Dr. Brian Dolan, Professor and Chair, Department of Humanities and Social Sciences, UCSF; and General Editor, University of California Medical Humanities Press


Storms of the Inland Sea is an invaluable book for health professionals, formal and informal care providers, and family members of patients living with dementia. Although decades ago it was considered unliterary to write poems about illness, in the intervening years we have seen a burgeoning body of poetry about illnesses such as cancer and mental illness. Surprisingly, despite the devastating toll Alzheimer’s disease and other dementias have taken, we have seen relatively few collections of poetic works devoted to this subject, which makes the current work particularly welcome. Through metaphor and imagery, such as is evinced in the anthology’s title, this remarkably moving collection by adult children, spouses, and other both professional and colloquial caregivers shows the constant struggle between acknowledging all that is gone while embracing whatever remains. The poems explore the meaning of love, even as the self of the person who is loved and loves is vanishing. Through accounts of everyday behaviors such as taking a bath, making coffee, or shopping for clothes, we experience both the devastation and revelation that dementia leaves in its wake. As readers, we become witnesses to the constant efforts of devoted caregivers to stay connected with the strange new people their loved ones are becoming, even as they offer tantalizing reminders of who they once were. These are voices all too rarely heard, but through these poems we are privileged to hear them, if only we will listen.”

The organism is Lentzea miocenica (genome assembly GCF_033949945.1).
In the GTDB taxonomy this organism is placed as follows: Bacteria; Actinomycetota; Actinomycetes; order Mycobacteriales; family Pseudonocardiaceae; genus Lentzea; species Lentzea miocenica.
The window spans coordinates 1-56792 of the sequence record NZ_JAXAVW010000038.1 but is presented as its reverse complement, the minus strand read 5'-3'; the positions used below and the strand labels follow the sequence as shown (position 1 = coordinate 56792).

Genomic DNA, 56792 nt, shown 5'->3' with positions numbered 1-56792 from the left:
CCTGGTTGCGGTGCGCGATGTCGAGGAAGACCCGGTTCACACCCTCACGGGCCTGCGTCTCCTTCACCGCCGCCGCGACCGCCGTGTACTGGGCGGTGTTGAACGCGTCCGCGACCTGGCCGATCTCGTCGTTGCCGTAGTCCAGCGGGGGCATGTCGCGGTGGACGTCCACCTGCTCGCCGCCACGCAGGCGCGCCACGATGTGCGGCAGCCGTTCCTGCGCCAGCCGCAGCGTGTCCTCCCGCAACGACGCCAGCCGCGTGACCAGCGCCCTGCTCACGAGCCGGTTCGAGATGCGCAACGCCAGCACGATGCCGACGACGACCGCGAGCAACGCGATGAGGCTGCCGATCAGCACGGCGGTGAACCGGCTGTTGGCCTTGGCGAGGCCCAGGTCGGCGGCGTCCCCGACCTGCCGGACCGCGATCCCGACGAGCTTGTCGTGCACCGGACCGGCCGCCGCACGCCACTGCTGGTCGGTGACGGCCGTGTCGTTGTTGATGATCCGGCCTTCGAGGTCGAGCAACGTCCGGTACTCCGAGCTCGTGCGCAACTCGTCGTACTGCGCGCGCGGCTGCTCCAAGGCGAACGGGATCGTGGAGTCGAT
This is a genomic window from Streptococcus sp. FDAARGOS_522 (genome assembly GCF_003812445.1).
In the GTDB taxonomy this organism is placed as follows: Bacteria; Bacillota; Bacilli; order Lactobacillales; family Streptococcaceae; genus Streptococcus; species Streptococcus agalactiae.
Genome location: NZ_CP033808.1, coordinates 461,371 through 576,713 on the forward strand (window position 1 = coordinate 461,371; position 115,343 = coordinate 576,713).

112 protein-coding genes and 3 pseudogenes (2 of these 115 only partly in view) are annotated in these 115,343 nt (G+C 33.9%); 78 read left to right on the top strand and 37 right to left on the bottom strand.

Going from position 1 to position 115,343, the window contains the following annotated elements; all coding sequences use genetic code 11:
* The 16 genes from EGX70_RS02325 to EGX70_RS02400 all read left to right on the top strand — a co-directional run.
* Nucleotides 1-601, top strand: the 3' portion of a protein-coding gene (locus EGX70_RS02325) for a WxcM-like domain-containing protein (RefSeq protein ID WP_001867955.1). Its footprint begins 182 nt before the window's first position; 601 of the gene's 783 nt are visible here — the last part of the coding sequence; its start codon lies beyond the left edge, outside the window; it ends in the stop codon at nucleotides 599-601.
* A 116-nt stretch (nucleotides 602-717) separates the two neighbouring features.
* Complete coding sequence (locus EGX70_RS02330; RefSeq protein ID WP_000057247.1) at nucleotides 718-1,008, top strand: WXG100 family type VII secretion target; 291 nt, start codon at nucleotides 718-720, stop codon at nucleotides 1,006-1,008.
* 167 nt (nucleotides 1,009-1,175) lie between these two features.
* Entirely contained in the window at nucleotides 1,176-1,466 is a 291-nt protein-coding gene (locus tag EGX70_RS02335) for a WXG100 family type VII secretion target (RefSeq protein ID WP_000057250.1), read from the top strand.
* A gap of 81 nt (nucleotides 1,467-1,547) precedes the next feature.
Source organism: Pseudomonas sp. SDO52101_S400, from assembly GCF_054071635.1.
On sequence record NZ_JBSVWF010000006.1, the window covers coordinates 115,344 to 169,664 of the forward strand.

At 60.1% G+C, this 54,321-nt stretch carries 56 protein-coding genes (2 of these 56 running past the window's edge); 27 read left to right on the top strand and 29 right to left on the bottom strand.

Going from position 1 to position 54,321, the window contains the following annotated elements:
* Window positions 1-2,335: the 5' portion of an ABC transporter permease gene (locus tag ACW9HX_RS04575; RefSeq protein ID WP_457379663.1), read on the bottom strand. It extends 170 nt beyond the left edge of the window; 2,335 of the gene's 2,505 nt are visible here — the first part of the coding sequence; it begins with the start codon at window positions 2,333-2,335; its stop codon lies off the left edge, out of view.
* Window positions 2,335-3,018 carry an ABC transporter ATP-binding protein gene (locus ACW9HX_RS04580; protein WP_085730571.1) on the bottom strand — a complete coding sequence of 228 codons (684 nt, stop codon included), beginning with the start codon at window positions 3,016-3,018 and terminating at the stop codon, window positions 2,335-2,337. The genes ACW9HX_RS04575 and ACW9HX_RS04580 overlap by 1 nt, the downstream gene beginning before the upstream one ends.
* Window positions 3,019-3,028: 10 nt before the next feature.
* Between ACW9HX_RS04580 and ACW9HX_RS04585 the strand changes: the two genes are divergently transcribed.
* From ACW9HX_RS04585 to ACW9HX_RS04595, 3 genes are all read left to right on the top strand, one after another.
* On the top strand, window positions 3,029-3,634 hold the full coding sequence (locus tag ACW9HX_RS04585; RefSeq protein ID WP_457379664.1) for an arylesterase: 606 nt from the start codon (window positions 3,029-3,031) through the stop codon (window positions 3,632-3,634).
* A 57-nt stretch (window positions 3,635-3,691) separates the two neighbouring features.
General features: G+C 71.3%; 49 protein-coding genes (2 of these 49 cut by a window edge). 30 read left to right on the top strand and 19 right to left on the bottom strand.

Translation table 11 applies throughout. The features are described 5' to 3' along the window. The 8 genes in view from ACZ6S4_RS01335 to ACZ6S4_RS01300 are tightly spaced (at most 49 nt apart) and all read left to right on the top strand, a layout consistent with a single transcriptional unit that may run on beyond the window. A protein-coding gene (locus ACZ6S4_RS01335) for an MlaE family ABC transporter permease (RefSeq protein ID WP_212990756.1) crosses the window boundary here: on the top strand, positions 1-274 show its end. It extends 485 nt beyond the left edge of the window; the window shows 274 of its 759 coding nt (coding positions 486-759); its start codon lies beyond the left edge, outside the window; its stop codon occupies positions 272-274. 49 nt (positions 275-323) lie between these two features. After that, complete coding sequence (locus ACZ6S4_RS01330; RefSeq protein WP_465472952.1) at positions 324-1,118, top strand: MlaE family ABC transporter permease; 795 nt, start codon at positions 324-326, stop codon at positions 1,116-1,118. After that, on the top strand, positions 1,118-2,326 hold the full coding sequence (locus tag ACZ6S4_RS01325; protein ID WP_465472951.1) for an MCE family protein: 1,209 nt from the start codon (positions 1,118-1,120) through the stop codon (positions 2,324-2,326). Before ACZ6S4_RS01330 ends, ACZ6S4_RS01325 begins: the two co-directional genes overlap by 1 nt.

Johanna Shapiro, PhD, Professor Emerita, Department of Family Medicine, University of California, Irvine School of Medicine.

Articles and Reviews

Kirkus Review, August 23, 2022
“An affecting and expertly arranged set of poetic works.”